Template talk:Canon EOS digital cameras

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Let's finally resolve the 5D professional categorization[edit]

Okay, I emailed Chuck Westfall, and he confirmed that the current Canon lineup includes 3 Professional EOS camera bodies: the 1D C, the 1D X, and the 5D III. Now, I have the official word from Canon's Technical Information Advisor in an email. Can we finally make this change to this table and be done with it? — Preceding unsigned comment added by (talk) 06:04, 27 March 2014 (UTC)

That's great that you contacted him, but I don't think Wikipedia uses personal email as a source. Is this just about semantics? If the category wasn't called "Professional", would there still be an issue? It was changed to "Flagship" recently, which seems apt. Anterras (talk) 11:01, 28 March 2014 (UTC)

First, I like what you did with the M body. Excellent work. Second, yes, it's semantics. If you're curious why, it's because I'm an attorney: this is what we build our professional careers on and these kind of things are important to us. I think it's fine if email isn't an official source for this. Principally because I don't see any evidence that official sources were used for any of the categories prior to now - what matters is that it's accurate. More compelling, I am actually sourcing on this stuff, and I believe it is being sourced for the first time. Canon Australia does indicate the 5D is a professional body, so even if email is not sufficient, we have the following link which actually specifically does the work of categorizing these bodies for us:


I just want the categories to most accurately reflect literature as much as possible. I am working on finding the correct label for the other categories and am changing them upon discovery. When I added the new Enthusiast category, I made sure it was accurate to the Canon literature and press releases I found. I don't like Advanced, Mid-Level, or Entry-Level either, so we must work to fix those. You make a good point about the category concept of a Flagship. Let me share my thoughts on the Flagship category: I actually thought about keeping the Flagship category for a single camera body, because that word is, in fact, used occasionally. But as I thought about it more, I realized that Professional was equally effective at indicating the top level cameras, only it has the additional benefit of having information conveying power on a utility level and is also inclusive of more than a single camera body. And the point of categorizing these things is to help a reader understand how these bodies are marketed for use. To convey the sense of the 1D X being a Flagship product, I will modify the 1D X page to indicate the element of being a Flagship camera body now. I do hope that satisfies the concern of not including the conveyance of which camera in the lineup is the Flagship camera body.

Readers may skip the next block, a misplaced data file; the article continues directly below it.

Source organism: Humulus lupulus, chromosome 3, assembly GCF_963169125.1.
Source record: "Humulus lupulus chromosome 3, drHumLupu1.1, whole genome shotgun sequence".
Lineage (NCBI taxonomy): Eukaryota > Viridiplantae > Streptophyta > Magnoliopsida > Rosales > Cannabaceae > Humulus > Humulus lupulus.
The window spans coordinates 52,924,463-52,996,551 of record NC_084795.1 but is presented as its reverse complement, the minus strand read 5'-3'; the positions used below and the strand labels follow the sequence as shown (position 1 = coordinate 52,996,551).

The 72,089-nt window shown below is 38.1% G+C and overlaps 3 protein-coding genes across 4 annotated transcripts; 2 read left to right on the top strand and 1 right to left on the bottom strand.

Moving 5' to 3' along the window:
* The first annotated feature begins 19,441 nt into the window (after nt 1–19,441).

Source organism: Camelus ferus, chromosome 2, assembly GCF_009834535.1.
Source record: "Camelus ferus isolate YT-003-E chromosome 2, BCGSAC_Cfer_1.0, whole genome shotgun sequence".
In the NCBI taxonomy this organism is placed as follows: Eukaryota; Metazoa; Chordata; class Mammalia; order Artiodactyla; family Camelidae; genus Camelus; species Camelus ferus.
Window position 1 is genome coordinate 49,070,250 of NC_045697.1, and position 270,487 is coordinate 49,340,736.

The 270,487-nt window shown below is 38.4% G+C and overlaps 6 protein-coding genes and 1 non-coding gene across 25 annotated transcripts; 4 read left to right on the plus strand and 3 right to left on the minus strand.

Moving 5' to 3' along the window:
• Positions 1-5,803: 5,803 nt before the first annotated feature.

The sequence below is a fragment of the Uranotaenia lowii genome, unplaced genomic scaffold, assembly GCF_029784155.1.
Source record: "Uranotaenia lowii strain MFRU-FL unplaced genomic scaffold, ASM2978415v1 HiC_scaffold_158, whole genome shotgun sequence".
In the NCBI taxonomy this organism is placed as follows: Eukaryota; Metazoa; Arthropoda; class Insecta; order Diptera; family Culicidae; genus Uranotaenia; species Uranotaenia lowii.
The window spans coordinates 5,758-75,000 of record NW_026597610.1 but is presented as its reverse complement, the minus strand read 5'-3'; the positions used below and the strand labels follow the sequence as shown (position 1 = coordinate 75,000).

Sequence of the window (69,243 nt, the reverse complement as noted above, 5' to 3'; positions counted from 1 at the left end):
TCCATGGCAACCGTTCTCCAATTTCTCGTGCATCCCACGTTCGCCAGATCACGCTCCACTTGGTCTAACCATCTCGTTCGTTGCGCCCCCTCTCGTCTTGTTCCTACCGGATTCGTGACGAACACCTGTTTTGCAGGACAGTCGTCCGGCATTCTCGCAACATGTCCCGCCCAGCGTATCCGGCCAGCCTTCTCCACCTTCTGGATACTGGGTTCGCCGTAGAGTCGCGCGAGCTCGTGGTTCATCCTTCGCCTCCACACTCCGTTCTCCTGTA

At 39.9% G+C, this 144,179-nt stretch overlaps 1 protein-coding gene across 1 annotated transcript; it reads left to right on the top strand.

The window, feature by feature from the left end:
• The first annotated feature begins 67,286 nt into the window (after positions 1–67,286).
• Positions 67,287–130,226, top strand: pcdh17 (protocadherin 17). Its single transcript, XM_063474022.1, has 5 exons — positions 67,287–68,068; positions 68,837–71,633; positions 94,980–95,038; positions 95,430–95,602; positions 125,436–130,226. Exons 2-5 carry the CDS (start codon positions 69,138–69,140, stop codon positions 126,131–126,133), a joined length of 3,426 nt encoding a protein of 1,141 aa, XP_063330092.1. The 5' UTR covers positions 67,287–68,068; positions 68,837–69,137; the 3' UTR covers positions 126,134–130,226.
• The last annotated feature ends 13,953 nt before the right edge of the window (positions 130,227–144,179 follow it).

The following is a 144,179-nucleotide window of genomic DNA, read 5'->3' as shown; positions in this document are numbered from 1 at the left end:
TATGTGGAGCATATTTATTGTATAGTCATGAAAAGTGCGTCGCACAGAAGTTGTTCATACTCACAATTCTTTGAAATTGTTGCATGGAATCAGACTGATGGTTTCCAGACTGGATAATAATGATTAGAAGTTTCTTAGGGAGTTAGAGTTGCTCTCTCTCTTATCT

So here I will summarize all of the above in an argument. Let's assume one of 3 possibilities: 1. the 5D series is grouped with the 1D series, 2. the 5D series is grouped with the 6D series and the 7D series, OR 3. the 5D series, the 1D series, the 6D series, and the 7D series are grouped together. To be most consistent, we should choose the third option, because that follows the paradigm of xD, xxD, xxxD, and xxxxD to define categorization. But since we're choosing to make an exception with separating the 1D series from the other xD bodies, we should try to be as accurate as possible with market segmentation. Hence the choice of Professional over Flagship for the separate category. If Professional for the separate category, then the 5D should be included in that categorization, given the evidence presented, and the first option should be chosen rather than the second option.

— Preceding unsigned comment added by (talk) 07:02, 29 March 2014 (UTC)

Definitely, official published sources should be the baseline for this table. In the link you provided, "Professional" is used to describe the section of the website, not to describe the cameras specifically. There is a full categorization of the cameras, however, on this page of the same site. So following Canon's organization, there are three categories of DSLRs. If we then place the xD - xxxxD paradigm on top, that segments it further into five categories. Anterras (talk) 21:15, 29 March 2014 (UTC)